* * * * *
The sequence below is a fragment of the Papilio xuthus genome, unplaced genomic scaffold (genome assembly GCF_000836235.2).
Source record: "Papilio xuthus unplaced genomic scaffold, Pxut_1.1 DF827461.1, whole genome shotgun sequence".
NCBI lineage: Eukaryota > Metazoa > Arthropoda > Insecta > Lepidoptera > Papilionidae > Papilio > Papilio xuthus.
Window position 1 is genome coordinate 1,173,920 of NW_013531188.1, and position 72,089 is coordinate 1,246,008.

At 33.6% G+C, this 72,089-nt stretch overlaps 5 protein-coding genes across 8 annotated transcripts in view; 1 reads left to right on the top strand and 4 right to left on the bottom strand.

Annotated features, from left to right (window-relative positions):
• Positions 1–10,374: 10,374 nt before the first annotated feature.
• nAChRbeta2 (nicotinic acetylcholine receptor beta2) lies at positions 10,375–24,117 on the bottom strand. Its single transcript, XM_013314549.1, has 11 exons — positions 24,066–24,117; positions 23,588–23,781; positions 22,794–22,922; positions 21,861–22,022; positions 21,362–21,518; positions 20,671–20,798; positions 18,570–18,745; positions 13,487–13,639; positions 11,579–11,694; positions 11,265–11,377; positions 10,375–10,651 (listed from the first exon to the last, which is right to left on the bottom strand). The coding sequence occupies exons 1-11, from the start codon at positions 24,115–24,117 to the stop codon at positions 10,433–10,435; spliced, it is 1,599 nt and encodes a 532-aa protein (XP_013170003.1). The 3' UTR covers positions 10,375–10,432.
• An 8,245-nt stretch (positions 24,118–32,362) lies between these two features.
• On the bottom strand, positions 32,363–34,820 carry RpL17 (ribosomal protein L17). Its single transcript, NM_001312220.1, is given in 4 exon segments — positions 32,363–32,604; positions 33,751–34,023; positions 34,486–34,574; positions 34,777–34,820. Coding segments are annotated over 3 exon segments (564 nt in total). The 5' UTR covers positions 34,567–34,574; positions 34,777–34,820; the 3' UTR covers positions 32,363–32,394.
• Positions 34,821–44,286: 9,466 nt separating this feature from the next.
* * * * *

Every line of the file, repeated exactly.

The sequence below is a fragment of the Papilio xuthus genome, unplaced genomic scaffold (genome assembly GCF_000836235.2).
Source record: "Papilio xuthus unplaced genomic scaffold, Pxut_1.1 DF827461.1, whole genome shotgun sequence".
NCBI lineage: Eukaryota > Metazoa > Arthropoda > Insecta > Lepidoptera > Papilionidae > Papilio > Papilio xuthus.
Window position 1 is genome coordinate 1,173,920 of NW_013531188.1, and position 72,089 is coordinate 1,246,008.

At 33.6% G+C, this 72,089-nt stretch overlaps 5 protein-coding genes across 8 annotated transcripts in view; 1 reads left to right on the top strand and 4 right to left on the bottom strand.

Annotated features, from left to right (window-relative positions):
• Positions 1–10,374: 10,374 nt before the first annotated feature.
• nAChRbeta2 (nicotinic acetylcholine receptor beta2) lies at positions 10,375–24,117 on the bottom strand. Its single transcript, XM_013314549.1, has 11 exons — positions 24,066–24,117; positions 23,588–23,781; positions 22,794–22,922; positions 21,861–22,022; positions 21,362–21,518; positions 20,671–20,798; positions 18,570–18,745; positions 13,487–13,639; positions 11,579–11,694; positions 11,265–11,377; positions 10,375–10,651 (listed from the first exon to the last, which is right to left on the bottom strand). The coding sequence occupies exons 1-11, from the start codon at positions 24,115–24,117 to the stop codon at positions 10,433–10,435; spliced, it is 1,599 nt and encodes a 532-aa protein (XP_013170003.1). The 3' UTR covers positions 10,375–10,432.
• An 8,245-nt stretch (positions 24,118–32,362) lies between these two features.
• On the bottom strand, positions 32,363–34,820 carry RpL17 (ribosomal protein L17). Its single transcript, NM_001312220.1, is given in 4 exon segments — positions 32,363–32,604; positions 33,751–34,023; positions 34,486–34,574; positions 34,777–34,820. Coding segments are annotated over 3 exon segments (564 nt in total). The 5' UTR covers positions 34,567–34,574; positions 34,777–34,820; the 3' UTR covers positions 32,363–32,394.
• Positions 34,821–44,286: 9,466 nt separating this feature from the next.